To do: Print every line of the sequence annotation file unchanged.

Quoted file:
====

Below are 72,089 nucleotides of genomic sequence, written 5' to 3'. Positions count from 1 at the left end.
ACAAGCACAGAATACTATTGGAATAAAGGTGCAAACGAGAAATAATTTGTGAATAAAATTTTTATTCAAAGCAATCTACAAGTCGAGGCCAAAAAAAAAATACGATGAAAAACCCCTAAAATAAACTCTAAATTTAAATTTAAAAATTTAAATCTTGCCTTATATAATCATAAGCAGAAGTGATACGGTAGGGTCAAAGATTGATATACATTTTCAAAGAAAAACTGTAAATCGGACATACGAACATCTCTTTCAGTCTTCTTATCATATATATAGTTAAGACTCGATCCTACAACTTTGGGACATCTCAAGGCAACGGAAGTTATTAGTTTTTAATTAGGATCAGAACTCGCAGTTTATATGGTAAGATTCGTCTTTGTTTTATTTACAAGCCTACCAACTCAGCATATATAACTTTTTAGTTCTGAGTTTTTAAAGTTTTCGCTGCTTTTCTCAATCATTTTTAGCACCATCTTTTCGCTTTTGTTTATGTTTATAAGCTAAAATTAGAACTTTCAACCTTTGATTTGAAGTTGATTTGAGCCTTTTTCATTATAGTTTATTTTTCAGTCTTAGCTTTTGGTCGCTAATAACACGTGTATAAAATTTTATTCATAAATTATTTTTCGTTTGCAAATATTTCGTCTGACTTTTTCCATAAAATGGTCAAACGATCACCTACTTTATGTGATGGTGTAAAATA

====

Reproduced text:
Below are 72,089 nucleotides of genomic sequence, written 5' to 3'. Positions count from 1 at the left end.
ACAAGCACAGAATACTATTGGAATAAAGGTGCAAACGAGAAATAATTTGTGAATAAAATTTTTATTCAAAGCAATCTACAAGTCGAGGCCAAAAAAAAAATACGATGAAAAACCCCTAAAATAAACTCTAAATTTAAATTTAAAAATTTAAATCTTGCCTTATATAATCATAAGCAGAAGTGATACGGTAGGGTCAAAGATTGATATACATTTTCAAAGAAAAACTGTAAATCGGACATACGAACATCTCTTTCAGTCTTCTTATCATATATATAGTTAAGACTCGATCCTACAACTTTGGGACATCTCAAGGCAACGGAAGTTATTAGTTTTTAATTAGGATCAGAACTCGCAGTTTATATGGTAAGATTCGTCTTTGTTTTATTTACAAGCCTACCAACTCAGCATATATAACTTTTTAGTTCTGAGTTTTTAAAGTTTTCGCTGCTTTTCTCAATCATTTTTAGCACCATCTTTTCGCTTTTGTTTATGTTTATAAGCTAAAATTAGAACTTTCAACCTTTGATTTGAAGTTGATTTGAGCCTTTTTCATTATAGTTTATTTTTCAGTCTTAGCTTTTGGTCGCTAATAACACGTGTATAAAATTTTATTCATAAATTATTTTTCGTTTGCAAATATTTCGTCTGACTTTTTCCATAAAATGGTCAAACGATCACCTACTTTATGTGATGGTGTAAAATA